Philip Glass’ Concerto Fantasy for Two Timpanists and Orchestra, composed in 2000 and transcribed for wind ensemble by Mark Lortz in 2004, is a significant addition to the repertoire of large-scale works for timpani. The work is rhythmically galvanizing, sonically alluring, and features virtuoso cadenzas for both soloists. Symphony No 4 ‘In the Shadow of No Towers’ is Mohammed Fairouz’s first major work for wind ensemble, and its inspiration is the provocative comic book by Art Spiegelman, written shortly after the terrorist attacks on September 11, 2001. Spiegelman himself has commented: “I’m moved by [this] scary, somber, and seriously silly symphony…I’m honored that the composer found an echo in my work that allowed him to strike a responsive chord and express his own complex responses to post 9/11 America. He emerges from the rubble with a very tony piece of high-brow cartoon music.”
Midem Classique Award winner Christian Zacharias continues his survey of Mozart Piano Concertos as both performer & conductor. Featuring arguably 1 of the most famous, the A Major. MDG’s complete recording of Mozart’s piano compositions with Christian Zacharias in the double role as pianist & conductor of the Lausanne Chamber Orchestra continues with KV 488, certainly the most-performed piano concerto by the great Salzburg composer, complemented here by KV 246 & KV 175, Mozart’s very 1st piano concerto.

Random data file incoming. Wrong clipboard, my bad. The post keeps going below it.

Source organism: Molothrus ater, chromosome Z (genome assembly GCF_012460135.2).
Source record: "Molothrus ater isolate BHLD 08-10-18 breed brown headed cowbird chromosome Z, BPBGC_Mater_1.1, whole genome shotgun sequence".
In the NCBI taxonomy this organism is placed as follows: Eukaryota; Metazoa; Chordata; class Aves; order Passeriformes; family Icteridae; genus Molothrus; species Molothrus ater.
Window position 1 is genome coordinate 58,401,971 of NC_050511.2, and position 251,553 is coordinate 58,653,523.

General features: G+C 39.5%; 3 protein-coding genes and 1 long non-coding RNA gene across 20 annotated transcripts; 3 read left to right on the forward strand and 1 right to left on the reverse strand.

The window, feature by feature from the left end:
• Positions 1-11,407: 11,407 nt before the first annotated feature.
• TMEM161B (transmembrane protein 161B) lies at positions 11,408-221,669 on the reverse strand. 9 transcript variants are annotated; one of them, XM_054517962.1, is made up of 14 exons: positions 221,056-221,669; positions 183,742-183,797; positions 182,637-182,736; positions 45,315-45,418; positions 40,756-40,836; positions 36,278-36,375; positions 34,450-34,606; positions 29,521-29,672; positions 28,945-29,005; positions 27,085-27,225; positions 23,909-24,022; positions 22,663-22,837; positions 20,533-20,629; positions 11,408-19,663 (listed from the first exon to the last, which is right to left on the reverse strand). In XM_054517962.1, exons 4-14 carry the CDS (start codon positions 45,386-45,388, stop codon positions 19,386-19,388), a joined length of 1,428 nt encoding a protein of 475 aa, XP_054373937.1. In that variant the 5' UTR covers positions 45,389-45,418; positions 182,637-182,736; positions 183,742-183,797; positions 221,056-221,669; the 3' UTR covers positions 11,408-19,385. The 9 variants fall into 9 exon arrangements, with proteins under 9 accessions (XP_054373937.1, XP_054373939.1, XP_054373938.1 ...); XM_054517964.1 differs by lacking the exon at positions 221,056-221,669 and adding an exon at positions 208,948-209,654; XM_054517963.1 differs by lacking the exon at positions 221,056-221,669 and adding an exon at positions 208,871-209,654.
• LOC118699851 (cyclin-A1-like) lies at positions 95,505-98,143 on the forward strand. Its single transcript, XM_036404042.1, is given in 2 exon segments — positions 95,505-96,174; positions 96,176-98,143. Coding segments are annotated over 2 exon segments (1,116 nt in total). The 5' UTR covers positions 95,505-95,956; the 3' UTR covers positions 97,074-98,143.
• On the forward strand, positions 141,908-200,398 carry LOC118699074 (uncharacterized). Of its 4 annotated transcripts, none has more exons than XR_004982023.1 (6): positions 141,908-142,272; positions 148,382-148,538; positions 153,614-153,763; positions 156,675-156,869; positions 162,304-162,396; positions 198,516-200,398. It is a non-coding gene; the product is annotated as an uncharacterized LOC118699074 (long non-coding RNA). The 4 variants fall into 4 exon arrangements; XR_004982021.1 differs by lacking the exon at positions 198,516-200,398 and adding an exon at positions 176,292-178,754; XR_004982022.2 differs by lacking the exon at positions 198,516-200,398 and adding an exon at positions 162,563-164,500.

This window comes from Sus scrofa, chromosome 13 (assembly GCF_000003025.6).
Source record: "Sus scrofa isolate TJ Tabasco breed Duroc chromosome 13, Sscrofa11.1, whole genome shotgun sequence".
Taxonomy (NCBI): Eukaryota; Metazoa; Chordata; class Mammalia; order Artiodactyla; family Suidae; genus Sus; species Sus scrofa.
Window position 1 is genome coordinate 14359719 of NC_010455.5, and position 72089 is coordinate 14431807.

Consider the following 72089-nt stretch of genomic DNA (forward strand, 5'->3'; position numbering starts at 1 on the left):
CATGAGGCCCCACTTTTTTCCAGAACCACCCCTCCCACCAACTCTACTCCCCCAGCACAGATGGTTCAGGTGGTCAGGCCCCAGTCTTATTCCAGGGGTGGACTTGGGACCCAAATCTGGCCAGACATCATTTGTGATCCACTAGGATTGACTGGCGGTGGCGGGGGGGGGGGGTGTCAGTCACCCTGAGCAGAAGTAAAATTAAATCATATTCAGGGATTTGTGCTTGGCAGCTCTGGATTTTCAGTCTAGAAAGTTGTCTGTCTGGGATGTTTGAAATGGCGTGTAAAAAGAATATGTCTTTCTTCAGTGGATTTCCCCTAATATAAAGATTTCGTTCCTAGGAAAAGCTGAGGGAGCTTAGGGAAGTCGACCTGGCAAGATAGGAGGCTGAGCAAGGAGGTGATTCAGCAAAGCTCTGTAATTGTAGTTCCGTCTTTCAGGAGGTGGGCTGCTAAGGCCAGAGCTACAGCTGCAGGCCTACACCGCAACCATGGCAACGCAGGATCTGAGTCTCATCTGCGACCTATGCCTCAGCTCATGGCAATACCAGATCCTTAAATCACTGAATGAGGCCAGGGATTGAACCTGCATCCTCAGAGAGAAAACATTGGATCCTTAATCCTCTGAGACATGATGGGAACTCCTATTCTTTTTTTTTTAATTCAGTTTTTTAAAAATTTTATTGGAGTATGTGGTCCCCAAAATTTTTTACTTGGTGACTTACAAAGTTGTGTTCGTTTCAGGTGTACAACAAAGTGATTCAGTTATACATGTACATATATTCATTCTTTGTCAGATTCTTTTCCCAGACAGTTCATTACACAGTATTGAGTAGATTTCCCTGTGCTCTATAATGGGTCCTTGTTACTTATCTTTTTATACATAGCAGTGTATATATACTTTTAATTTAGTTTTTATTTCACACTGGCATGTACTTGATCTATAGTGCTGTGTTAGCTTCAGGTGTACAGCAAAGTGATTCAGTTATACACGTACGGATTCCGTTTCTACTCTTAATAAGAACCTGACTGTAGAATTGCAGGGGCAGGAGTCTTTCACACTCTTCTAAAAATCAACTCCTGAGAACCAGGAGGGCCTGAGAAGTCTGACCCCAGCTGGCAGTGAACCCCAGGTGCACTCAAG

In this 3rd volume, Zacharias’ Mozart becomes essential, if not quintessential, in a universe for piano & concerto that is fascinating. The Concerto for Piano & Orchestra #17 in G major KV 453 dates from 1784, & inspired the musician Alfred Einstein to say: “In a friendly key are hidden many mysterious smiles & painful wounds – words cannot be found to describe the permanent irisation of feelings in the 1st movement, the passionate interiority of the 2nd.”
Will listeners raised on virtuoso performances of Mozart’s piano concertos be able to make room in the hearts for Christian Zacharias’ recordings with the Orchestre de Chambre de Lausanne? It depends on how willing they are to forego the pleasures of virtuosity for the pleasures music-making. This is not to say that Zacharias isn’t a virtuoso pianist. As his 20 years of recordings make very clear, he has talents & abilities far beyond those of most mortal pianists.